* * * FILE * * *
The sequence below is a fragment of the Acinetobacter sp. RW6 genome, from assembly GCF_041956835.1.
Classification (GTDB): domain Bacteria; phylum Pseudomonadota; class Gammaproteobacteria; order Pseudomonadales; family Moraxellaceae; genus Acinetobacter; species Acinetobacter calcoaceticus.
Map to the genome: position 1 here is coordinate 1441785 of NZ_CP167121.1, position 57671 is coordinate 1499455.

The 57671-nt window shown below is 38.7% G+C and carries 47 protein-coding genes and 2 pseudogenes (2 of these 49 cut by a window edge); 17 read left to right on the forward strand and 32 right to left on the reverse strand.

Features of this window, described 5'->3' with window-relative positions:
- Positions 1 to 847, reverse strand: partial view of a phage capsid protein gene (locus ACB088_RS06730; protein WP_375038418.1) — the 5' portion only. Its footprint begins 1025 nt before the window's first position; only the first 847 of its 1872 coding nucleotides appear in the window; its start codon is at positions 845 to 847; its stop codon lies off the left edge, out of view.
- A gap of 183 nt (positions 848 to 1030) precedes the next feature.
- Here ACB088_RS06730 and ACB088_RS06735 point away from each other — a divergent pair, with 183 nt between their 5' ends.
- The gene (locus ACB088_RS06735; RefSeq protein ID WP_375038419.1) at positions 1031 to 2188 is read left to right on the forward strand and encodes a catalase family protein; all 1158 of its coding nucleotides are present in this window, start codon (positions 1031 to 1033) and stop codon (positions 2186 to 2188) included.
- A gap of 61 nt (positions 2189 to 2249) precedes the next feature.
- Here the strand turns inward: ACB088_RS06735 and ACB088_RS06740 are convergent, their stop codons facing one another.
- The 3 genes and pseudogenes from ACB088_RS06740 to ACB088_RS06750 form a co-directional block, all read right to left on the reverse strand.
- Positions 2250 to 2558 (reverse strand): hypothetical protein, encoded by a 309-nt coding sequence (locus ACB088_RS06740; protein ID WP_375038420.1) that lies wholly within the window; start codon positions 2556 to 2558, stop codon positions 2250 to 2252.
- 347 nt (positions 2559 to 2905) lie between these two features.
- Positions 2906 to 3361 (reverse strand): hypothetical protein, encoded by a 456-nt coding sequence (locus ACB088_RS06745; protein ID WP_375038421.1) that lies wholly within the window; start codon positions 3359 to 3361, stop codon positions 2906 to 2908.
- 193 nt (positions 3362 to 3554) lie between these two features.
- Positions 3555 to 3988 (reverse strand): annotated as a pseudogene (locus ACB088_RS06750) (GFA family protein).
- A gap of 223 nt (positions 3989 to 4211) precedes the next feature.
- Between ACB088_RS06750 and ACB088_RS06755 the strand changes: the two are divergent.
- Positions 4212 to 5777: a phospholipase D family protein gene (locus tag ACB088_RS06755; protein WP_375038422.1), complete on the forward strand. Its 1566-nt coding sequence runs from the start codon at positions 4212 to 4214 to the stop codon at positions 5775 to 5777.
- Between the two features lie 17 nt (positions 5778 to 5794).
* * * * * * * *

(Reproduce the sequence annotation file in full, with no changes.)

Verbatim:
The sequence below is a fragment of the Acinetobacter sp. RW6 genome, from assembly GCF_041956835.1.
Classification (GTDB): domain Bacteria; phylum Pseudomonadota; class Gammaproteobacteria; order Pseudomonadales; family Moraxellaceae; genus Acinetobacter; species Acinetobacter calcoaceticus.
Map to the genome: position 1 here is coordinate 1441785 of NZ_CP167121.1, position 57671 is coordinate 1499455.

The 57671-nt window shown below is 38.7% G+C and carries 47 protein-coding genes and 2 pseudogenes (2 of these 49 cut by a window edge); 17 read left to right on the forward strand and 32 right to left on the reverse strand.

Features of this window, described 5'->3' with window-relative positions:
- Positions 1 to 847, reverse strand: partial view of a phage capsid protein gene (locus ACB088_RS06730; protein WP_375038418.1) — the 5' portion only. Its footprint begins 1025 nt before the window's first position; only the first 847 of its 1872 coding nucleotides appear in the window; its start codon is at positions 845 to 847; its stop codon lies off the left edge, out of view.
- A gap of 183 nt (positions 848 to 1030) precedes the next feature.
- Here ACB088_RS06730 and ACB088_RS06735 point away from each other — a divergent pair, with 183 nt between their 5' ends.
- The gene (locus ACB088_RS06735; RefSeq protein ID WP_375038419.1) at positions 1031 to 2188 is read left to right on the forward strand and encodes a catalase family protein; all 1158 of its coding nucleotides are present in this window, start codon (positions 1031 to 1033) and stop codon (positions 2186 to 2188) included.
- A gap of 61 nt (positions 2189 to 2249) precedes the next feature.
- Here the strand turns inward: ACB088_RS06735 and ACB088_RS06740 are convergent, their stop codons facing one another.
- The 3 genes and pseudogenes from ACB088_RS06740 to ACB088_RS06750 form a co-directional block, all read right to left on the reverse strand.
- Positions 2250 to 2558 (reverse strand): hypothetical protein, encoded by a 309-nt coding sequence (locus ACB088_RS06740; protein ID WP_375038420.1) that lies wholly within the window; start codon positions 2556 to 2558, stop codon positions 2250 to 2252.
- 347 nt (positions 2559 to 2905) lie between these two features.
- Positions 2906 to 3361 (reverse strand): hypothetical protein, encoded by a 456-nt coding sequence (locus ACB088_RS06745; protein ID WP_375038421.1) that lies wholly within the window; start codon positions 3359 to 3361, stop codon positions 2906 to 2908.
- 193 nt (positions 3362 to 3554) lie between these two features.
- Positions 3555 to 3988 (reverse strand): annotated as a pseudogene (locus ACB088_RS06750) (GFA family protein).
- A gap of 223 nt (positions 3989 to 4211) precedes the next feature.
- Between ACB088_RS06750 and ACB088_RS06755 the strand changes: the two are divergent.
- Positions 4212 to 5777: a phospholipase D family protein gene (locus tag ACB088_RS06755; protein WP_375038422.1), complete on the forward strand. Its 1566-nt coding sequence runs from the start codon at positions 4212 to 4214 to the stop codon at positions 5775 to 5777.
- Between the two features lie 17 nt (positions 5778 to 5794).